‘Kishinev’s pogrom may well be the best known of all moments in the Russian Jewish past and the one most persistently, lavishly misunderstood,’ writes Steven J Zipperstein at the start of this book. His gripping account of the great Kishinev pogrom of 1903 tells a story that has never before been related in such detail. It has uncanny parallels with Omer Bartov’s Anatomy of a Genocide, a brilliant account of the slaughter of Jews in the Polish (now Ukrainian) town of Buczacz during the Second World War.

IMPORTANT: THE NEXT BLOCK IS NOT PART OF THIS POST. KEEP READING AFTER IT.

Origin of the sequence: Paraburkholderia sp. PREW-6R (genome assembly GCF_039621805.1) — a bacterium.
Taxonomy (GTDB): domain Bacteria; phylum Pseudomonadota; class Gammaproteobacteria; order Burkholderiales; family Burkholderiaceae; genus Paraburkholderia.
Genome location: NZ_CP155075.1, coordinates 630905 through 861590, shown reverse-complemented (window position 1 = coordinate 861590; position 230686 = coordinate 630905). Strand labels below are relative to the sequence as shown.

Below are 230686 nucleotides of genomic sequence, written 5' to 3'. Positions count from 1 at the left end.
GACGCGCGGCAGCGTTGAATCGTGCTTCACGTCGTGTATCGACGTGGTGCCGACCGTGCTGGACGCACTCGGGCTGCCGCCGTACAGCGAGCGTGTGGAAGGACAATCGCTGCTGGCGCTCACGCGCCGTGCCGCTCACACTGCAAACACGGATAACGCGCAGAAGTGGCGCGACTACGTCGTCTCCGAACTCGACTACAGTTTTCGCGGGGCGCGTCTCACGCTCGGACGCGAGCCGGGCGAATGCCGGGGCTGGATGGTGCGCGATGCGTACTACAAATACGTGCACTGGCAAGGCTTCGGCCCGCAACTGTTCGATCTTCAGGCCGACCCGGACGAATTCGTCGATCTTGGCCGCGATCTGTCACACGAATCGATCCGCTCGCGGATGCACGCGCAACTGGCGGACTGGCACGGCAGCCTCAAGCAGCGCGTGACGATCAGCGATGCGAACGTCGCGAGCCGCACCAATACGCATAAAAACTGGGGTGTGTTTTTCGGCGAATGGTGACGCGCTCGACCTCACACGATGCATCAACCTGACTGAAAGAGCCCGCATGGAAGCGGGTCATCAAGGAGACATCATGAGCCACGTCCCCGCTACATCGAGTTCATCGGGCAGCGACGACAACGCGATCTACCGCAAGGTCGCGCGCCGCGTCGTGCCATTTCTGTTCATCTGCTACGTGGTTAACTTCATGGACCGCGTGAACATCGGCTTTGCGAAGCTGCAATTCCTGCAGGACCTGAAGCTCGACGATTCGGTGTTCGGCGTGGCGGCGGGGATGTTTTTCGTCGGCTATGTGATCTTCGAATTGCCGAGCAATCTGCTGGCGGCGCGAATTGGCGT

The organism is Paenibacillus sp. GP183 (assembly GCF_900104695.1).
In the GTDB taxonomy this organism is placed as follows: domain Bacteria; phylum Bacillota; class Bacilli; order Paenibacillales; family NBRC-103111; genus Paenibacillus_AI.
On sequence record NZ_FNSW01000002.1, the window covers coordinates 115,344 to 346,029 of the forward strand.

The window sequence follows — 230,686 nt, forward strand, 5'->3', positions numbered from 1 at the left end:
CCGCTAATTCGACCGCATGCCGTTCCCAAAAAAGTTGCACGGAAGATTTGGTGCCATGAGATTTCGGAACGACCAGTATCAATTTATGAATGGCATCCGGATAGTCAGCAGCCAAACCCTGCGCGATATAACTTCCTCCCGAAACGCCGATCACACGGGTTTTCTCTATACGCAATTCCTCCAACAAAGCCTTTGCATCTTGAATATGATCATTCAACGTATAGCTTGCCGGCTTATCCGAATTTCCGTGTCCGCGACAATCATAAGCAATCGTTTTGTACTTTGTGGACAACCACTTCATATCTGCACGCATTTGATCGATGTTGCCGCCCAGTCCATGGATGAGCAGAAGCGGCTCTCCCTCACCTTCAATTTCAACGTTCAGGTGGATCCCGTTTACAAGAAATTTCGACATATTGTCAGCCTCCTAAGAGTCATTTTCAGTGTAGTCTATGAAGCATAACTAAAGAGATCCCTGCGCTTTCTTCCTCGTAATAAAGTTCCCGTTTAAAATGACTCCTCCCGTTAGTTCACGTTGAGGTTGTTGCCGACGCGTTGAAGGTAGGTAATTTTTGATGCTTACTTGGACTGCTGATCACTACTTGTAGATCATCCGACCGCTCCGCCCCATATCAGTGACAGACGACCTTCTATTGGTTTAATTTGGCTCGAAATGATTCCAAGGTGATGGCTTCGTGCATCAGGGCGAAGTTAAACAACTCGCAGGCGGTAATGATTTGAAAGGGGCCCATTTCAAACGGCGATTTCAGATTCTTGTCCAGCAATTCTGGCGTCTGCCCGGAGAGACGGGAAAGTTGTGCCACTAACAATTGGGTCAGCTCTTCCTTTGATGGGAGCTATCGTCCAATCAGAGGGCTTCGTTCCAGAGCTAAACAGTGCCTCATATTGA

Zipperstein has gathered horrifying testimony of the three days of murder, rape and bestiality at Kishinev (now Chișinău, capital of Moldova) at Easter 1903. The events there heralded a new reality in European history. The primitive level of the mob violence and the terrible